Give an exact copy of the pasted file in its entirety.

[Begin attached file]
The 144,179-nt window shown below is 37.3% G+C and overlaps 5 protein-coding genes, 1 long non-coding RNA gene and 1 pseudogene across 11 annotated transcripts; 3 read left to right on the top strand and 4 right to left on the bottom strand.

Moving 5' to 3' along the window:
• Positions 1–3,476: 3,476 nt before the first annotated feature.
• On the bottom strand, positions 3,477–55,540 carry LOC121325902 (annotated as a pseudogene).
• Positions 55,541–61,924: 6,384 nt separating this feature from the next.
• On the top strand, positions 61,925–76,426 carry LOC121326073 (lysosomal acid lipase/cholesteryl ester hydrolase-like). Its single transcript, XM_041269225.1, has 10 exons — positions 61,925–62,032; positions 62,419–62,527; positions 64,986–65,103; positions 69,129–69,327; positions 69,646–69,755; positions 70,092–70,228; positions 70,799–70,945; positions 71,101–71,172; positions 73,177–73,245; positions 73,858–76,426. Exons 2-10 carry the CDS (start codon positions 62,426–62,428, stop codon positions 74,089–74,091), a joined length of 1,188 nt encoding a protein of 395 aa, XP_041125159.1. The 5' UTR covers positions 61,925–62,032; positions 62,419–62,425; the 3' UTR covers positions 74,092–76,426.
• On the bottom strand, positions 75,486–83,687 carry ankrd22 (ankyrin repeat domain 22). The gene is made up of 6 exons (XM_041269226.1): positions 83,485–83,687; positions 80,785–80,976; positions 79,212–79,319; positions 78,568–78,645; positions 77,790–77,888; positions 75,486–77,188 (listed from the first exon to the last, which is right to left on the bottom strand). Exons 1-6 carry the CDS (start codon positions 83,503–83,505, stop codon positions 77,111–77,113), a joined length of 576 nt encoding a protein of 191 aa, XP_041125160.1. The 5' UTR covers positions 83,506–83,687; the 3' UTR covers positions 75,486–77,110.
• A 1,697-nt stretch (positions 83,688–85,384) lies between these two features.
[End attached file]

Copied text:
The 144,179-nt window shown below is 37.3% G+C and overlaps 5 protein-coding genes, 1 long non-coding RNA gene and 1 pseudogene across 11 annotated transcripts; 3 read left to right on the top strand and 4 right to left on the bottom strand.

Moving 5' to 3' along the window:
• Positions 1–3,476: 3,476 nt before the first annotated feature.
• On the bottom strand, positions 3,477–55,540 carry LOC121325902 (annotated as a pseudogene).
• Positions 55,541–61,924: 6,384 nt separating this feature from the next.
• On the top strand, positions 61,925–76,426 carry LOC121326073 (lysosomal acid lipase/cholesteryl ester hydrolase-like). Its single transcript, XM_041269225.1, has 10 exons — positions 61,925–62,032; positions 62,419–62,527; positions 64,986–65,103; positions 69,129–69,327; positions 69,646–69,755; positions 70,092–70,228; positions 70,799–70,945; positions 71,101–71,172; positions 73,177–73,245; positions 73,858–76,426. Exons 2-10 carry the CDS (start codon positions 62,426–62,428, stop codon positions 74,089–74,091), a joined length of 1,188 nt encoding a protein of 395 aa, XP_041125159.1. The 5' UTR covers positions 61,925–62,032; positions 62,419–62,425; the 3' UTR covers positions 74,092–76,426.
• On the bottom strand, positions 75,486–83,687 carry ankrd22 (ankyrin repeat domain 22). The gene is made up of 6 exons (XM_041269226.1): positions 83,485–83,687; positions 80,785–80,976; positions 79,212–79,319; positions 78,568–78,645; positions 77,790–77,888; positions 75,486–77,188 (listed from the first exon to the last, which is right to left on the bottom strand). Exons 1-6 carry the CDS (start codon positions 83,503–83,505, stop codon positions 77,111–77,113), a joined length of 576 nt encoding a protein of 191 aa, XP_041125160.1. The 5' UTR covers positions 83,506–83,687; the 3' UTR covers positions 75,486–77,110.
• A 1,697-nt stretch (positions 83,688–85,384) lies between these two features.